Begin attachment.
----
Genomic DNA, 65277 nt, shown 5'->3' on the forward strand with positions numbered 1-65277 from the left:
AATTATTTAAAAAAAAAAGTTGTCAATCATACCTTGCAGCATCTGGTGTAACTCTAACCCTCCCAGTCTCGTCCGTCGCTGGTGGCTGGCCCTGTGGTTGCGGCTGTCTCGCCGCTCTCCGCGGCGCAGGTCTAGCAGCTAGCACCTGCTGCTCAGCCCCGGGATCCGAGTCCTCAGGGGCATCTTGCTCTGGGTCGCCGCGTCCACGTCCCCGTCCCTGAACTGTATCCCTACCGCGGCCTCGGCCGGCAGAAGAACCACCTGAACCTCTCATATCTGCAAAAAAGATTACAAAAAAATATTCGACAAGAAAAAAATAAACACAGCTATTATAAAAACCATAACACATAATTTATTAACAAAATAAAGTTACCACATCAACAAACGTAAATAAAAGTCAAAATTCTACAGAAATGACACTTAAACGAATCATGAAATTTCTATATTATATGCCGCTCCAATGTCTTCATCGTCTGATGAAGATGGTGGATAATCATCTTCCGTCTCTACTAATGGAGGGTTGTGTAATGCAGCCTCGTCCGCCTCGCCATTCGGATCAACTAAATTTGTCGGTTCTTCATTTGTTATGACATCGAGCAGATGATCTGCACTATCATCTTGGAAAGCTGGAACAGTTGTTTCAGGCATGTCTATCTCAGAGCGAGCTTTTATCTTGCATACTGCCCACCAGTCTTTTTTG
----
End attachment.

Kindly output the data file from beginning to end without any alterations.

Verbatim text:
Genomic DNA, 65277 nt, shown 5'->3' on the forward strand with positions numbered 1-65277 from the left:
AATTATTTAAAAAAAAAAGTTGTCAATCATACCTTGCAGCATCTGGTGTAACTCTAACCCTCCCAGTCTCGTCCGTCGCTGGTGGCTGGCCCTGTGGTTGCGGCTGTCTCGCCGCTCTCCGCGGCGCAGGTCTAGCAGCTAGCACCTGCTGCTCAGCCCCGGGATCCGAGTCCTCAGGGGCATCTTGCTCTGGGTCGCCGCGTCCACGTCCCCGTCCCTGAACTGTATCCCTACCGCGGCCTCGGCCGGCAGAAGAACCACCTGAACCTCTCATATCTGCAAAAAAGATTACAAAAAAATATTCGACAAGAAAAAAATAAACACAGCTATTATAAAAACCATAACACATAATTTATTAACAAAATAAAGTTACCACATCAACAAACGTAAATAAAAGTCAAAATTCTACAGAAATGACACTTAAACGAATCATGAAATTTCTATATTATATGCCGCTCCAATGTCTTCATCGTCTGATGAAGATGGTGGATAATCATCTTCCGTCTCTACTAATGGAGGGTTGTGTAATGCAGCCTCGTCCGCCTCGCCATTCGGATCAACTAAATTTGTCGGTTCTTCATTTGTTATGACATCGAGCAGATGATCTGCACTATCATCTTGGAAAGCTGGAACAGTTGTTTCAGGCATGTCTATCTCAGAGCGAGCTTTTATCTTGCATACTGCCCACCAGTCTTTTTTG